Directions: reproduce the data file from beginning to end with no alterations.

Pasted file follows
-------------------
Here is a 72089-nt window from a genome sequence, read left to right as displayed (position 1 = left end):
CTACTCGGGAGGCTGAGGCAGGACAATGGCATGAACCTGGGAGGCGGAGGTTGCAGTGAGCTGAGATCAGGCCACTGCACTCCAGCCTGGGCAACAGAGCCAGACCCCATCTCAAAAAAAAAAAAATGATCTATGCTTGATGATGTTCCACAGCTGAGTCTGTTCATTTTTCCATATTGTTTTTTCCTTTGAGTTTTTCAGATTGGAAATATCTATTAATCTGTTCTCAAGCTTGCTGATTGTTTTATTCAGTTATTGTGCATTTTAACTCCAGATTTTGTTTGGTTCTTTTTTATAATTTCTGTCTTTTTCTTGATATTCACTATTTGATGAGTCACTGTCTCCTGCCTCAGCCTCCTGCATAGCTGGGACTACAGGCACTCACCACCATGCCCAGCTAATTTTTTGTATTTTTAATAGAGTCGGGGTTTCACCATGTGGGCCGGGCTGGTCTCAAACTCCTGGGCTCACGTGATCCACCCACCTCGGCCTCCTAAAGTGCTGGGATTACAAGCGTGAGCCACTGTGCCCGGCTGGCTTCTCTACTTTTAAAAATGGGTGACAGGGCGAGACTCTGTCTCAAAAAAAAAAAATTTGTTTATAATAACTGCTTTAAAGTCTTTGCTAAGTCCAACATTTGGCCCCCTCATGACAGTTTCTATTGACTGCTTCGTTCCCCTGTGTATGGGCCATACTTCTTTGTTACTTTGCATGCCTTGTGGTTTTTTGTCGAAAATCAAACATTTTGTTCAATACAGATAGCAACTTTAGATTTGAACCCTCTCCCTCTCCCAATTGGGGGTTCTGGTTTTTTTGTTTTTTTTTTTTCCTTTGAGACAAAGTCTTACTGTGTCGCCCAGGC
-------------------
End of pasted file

Here is a 72089-nt window from a genome sequence, read left to right as displayed (position 1 = left end):
CTACTCGGGAGGCTGAGGCAGGACAATGGCATGAACCTGGGAGGCGGAGGTTGCAGTGAGCTGAGATCAGGCCACTGCACTCCAGCCTGGGCAACAGAGCCAGACCCCATCTCAAAAAAAAAAAAATGATCTATGCTTGATGATGTTCCACAGCTGAGTCTGTTCATTTTTCCATATTGTTTTTTCCTTTGAGTTTTTCAGATTGGAAATATCTATTAATCTGTTCTCAAGCTTGCTGATTGTTTTATTCAGTTATTGTGCATTTTAACTCCAGATTTTGTTTGGTTCTTTTTTATAATTTCTGTCTTTTTCTTGATATTCACTATTTGATGAGTCACTGTCTCCTGCCTCAGCCTCCTGCATAGCTGGGACTACAGGCACTCACCACCATGCCCAGCTAATTTTTTGTATTTTTAATAGAGTCGGGGTTTCACCATGTGGGCCGGGCTGGTCTCAAACTCCTGGGCTCACGTGATCCACCCACCTCGGCCTCCTAAAGTGCTGGGATTACAAGCGTGAGCCACTGTGCCCGGCTGGCTTCTCTACTTTTAAAAATGGGTGACAGGGCGAGACTCTGTCTCAAAAAAAAAAAATTTGTTTATAATAACTGCTTTAAAGTCTTTGCTAAGTCCAACATTTGGCCCCCTCATGACAGTTTCTATTGACTGCTTCGTTCCCCTGTGTATGGGCCATACTTCTTTGTTACTTTGCATGCCTTGTGGTTTTTTGTCGAAAATCAAACATTTTGTTCAATACAGATAGCAACTTTAGATTTGAACCCTCTCCCTCTCCCAATTGGGGGTTCTGGTTTTTTTGTTTTTTTTTTTTCCTTTGAGACAAAGTCTTACTGTGTCGCCCAGGC